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Purpose: To examine the effects of different small-sided games (SSGs) on physical and technical aspects of performance in wheelchair basketball (WB) players. Design: Observational cohort study. Methods: Fifteen highly trained WB players participated in a single 5v5 (24-s shot clock) match and three 3v3 SSGs (18-s shot clock) on a (1) full court, (2) half-court, and (3) modified-length court. During all formats, players’ activity profiles were monitored using an indoor tracking system and inertial measurement units. Physiological responses were monitored via heart rate and rating of perceived exertion. Technical performance, that is, ball handling, was monitored using video analysis. Repeated-measures analysis of variance and effect sizes (ESs) were calculated to determine the statistical significance and magnitude of any differences between game formats. Results: Players covered less distance and reached lower peak speeds during half-court (P ≤ .0005; ES ≥ very large) compared with all other formats. Greater distances were covered, and more time was spent performing moderate- and high-speed activity (P ≤ .008; ES ≥ moderate) during full court compared with all other formats. Game format had little bearing on physiological responses, and the only differences in technical performance observed were in relation to 5v5. Players spent more time in possession, took more shots, and performed more rebounds in all 3v3 formats compared with 5v5 (P ≤ .028; ES ≥ moderate). Conclusions: Court dimensions affect the activity profiles of WB players during 3v3 SSGs yet had little bearing on technical performance when time pressures (shot clocks) were constant. These findings have important implications for coaches to understand which SSG format may be most suitable for physically and technically preparing WB players.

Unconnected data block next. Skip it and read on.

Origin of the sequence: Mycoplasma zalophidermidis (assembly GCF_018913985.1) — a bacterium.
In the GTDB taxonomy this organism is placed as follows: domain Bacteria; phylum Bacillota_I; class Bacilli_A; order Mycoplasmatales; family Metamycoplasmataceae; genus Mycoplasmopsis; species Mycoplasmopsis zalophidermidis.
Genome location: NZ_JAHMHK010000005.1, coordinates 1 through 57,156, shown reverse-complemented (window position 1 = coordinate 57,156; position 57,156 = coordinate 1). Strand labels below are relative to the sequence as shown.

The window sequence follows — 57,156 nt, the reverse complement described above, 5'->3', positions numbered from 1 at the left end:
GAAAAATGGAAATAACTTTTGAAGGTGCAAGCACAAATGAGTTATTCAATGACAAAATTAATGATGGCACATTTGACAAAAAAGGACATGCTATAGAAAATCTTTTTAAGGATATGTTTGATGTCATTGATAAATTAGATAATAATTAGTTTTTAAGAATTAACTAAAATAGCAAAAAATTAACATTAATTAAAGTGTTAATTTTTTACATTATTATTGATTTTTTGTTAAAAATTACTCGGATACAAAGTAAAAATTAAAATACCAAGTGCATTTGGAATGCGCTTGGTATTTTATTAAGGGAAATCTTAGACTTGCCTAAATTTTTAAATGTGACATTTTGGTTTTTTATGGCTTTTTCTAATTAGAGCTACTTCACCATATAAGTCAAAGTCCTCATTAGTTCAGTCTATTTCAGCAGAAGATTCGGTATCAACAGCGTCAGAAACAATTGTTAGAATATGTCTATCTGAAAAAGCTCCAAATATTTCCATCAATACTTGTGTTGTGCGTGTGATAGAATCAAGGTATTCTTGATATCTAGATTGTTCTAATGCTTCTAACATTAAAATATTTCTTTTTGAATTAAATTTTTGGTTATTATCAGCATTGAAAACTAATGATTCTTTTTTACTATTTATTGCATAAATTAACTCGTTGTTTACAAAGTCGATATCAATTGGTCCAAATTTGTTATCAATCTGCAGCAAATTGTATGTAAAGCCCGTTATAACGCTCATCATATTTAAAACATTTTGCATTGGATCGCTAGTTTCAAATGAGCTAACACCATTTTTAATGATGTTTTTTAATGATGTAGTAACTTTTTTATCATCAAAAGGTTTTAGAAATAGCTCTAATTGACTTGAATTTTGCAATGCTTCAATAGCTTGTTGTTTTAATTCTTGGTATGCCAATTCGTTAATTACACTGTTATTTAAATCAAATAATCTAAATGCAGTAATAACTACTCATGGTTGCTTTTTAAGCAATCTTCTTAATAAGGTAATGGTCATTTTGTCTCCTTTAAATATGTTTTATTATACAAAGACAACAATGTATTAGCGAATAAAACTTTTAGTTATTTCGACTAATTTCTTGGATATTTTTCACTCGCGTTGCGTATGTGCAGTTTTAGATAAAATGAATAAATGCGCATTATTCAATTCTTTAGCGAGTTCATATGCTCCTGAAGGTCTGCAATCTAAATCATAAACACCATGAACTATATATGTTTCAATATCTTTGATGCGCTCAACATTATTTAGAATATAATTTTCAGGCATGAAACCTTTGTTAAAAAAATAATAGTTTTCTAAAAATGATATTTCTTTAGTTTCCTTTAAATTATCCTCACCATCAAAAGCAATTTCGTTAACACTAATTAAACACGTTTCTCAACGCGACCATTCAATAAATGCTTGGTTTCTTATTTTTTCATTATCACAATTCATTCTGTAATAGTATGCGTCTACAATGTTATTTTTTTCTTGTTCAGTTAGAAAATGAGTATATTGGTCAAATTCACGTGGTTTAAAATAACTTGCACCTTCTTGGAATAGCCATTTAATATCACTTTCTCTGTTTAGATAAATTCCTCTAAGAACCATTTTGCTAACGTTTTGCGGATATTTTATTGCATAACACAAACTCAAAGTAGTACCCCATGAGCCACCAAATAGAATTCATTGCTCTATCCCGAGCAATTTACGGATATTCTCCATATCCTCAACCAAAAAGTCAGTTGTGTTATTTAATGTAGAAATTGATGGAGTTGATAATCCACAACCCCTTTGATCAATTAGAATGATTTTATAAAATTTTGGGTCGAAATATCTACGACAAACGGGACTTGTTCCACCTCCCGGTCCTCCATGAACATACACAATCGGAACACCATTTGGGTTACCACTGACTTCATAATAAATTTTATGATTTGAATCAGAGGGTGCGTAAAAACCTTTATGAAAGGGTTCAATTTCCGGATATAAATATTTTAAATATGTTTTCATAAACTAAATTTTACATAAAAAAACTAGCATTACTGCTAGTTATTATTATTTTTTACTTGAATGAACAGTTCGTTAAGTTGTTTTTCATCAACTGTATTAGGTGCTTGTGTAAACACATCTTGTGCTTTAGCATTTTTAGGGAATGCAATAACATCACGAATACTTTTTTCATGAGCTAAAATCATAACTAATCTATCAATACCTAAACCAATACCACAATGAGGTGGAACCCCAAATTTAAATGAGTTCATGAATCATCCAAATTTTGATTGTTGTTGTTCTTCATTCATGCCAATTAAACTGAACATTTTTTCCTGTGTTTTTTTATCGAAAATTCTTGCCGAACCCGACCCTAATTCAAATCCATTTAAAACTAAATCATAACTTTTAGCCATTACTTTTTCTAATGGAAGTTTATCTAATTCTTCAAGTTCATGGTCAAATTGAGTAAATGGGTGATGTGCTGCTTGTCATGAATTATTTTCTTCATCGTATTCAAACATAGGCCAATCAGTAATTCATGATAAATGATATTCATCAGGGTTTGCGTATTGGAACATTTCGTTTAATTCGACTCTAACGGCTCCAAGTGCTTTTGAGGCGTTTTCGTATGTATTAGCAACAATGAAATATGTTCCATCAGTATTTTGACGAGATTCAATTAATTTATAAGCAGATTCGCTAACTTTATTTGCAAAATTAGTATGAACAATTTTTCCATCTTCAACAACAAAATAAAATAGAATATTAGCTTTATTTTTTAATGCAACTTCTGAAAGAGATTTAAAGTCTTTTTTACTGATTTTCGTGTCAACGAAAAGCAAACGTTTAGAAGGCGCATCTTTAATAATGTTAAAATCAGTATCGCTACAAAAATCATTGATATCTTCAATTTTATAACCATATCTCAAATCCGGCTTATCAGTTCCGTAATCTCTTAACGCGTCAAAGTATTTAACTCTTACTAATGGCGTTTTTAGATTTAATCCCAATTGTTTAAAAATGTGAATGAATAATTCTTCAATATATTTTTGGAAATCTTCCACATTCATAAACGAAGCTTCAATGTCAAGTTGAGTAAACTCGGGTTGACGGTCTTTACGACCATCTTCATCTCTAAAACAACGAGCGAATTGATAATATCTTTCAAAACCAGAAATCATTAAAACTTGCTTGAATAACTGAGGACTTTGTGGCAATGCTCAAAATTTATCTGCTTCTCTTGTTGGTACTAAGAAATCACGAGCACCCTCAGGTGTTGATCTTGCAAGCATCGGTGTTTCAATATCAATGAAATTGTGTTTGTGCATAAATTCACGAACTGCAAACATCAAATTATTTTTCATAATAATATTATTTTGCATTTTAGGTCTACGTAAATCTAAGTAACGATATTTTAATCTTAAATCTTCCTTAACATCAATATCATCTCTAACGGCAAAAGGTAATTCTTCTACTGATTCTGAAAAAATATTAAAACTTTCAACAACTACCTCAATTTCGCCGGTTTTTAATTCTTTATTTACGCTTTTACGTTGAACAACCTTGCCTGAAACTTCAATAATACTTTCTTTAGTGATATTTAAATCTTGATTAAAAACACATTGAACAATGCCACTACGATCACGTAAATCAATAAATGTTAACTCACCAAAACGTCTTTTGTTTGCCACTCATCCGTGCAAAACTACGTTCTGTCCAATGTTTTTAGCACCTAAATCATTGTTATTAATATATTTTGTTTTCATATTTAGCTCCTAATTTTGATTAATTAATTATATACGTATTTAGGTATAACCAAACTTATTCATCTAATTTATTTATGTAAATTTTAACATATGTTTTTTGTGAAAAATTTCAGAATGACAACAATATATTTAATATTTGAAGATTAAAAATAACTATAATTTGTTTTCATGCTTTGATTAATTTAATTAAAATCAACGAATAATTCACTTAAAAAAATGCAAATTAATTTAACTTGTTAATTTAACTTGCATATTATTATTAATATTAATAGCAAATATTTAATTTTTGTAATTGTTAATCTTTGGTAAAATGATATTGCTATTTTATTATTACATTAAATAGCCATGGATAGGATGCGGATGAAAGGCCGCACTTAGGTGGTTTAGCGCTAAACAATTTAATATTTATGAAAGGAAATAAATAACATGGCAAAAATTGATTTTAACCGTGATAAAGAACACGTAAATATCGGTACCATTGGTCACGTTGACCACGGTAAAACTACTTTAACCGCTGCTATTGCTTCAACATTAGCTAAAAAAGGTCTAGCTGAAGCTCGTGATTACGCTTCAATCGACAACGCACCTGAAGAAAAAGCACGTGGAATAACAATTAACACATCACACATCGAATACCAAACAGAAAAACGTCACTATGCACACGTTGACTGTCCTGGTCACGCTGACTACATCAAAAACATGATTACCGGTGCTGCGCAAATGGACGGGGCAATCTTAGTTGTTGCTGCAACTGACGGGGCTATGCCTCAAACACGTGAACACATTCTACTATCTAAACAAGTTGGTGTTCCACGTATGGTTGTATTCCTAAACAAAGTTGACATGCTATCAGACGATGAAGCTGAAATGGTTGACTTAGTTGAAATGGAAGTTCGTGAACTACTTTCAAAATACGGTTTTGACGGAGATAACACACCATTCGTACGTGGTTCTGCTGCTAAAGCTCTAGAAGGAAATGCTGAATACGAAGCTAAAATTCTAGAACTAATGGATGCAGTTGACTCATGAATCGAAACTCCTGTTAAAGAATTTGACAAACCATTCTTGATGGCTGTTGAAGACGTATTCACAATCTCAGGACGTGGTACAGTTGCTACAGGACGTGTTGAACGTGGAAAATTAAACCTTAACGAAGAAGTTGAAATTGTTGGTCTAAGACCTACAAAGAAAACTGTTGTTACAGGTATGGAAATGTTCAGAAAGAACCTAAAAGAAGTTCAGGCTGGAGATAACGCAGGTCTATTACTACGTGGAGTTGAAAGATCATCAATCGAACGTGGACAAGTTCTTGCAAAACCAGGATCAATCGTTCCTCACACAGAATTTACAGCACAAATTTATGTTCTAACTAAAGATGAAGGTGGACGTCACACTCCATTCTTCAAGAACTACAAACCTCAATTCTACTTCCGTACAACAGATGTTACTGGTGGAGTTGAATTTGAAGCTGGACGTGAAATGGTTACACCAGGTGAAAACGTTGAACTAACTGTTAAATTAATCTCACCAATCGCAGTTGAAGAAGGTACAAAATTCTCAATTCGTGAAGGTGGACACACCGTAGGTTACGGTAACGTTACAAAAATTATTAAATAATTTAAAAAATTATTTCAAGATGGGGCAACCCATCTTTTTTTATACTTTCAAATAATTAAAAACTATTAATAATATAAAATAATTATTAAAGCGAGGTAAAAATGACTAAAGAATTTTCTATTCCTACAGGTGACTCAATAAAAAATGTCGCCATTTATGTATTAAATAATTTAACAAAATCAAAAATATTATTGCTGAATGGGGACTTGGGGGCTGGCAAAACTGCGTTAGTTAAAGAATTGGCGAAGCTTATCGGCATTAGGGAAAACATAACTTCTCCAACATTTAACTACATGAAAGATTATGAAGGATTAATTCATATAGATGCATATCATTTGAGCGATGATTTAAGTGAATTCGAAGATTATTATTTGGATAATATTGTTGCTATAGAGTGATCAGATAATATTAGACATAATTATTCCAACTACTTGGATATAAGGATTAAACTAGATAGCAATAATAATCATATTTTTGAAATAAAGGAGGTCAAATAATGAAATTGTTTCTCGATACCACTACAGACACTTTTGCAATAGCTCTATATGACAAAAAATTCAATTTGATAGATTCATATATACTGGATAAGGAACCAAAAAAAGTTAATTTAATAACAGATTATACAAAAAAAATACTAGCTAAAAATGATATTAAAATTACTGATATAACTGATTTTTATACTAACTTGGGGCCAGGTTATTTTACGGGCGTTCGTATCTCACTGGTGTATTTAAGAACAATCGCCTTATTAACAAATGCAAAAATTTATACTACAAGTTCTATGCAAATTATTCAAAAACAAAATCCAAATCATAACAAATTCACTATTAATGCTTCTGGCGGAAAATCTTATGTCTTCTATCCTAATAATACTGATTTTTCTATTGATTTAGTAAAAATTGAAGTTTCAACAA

Mason, Hutchinson, and Goosey-Tolfrey are with the School of Sport, Exercise and Health Sciences, Peter Harrison Centre for Disability Sport, Loughborough University, Loughborough, United Kingdom. van der Slikke and Berger are with the Faculty of Health, Nutrition & Sports, The Hague University of Applied Sciences, The Hague, the Netherlands.

Mason (b.mason@lboro.ac.uk) is corresponding author.
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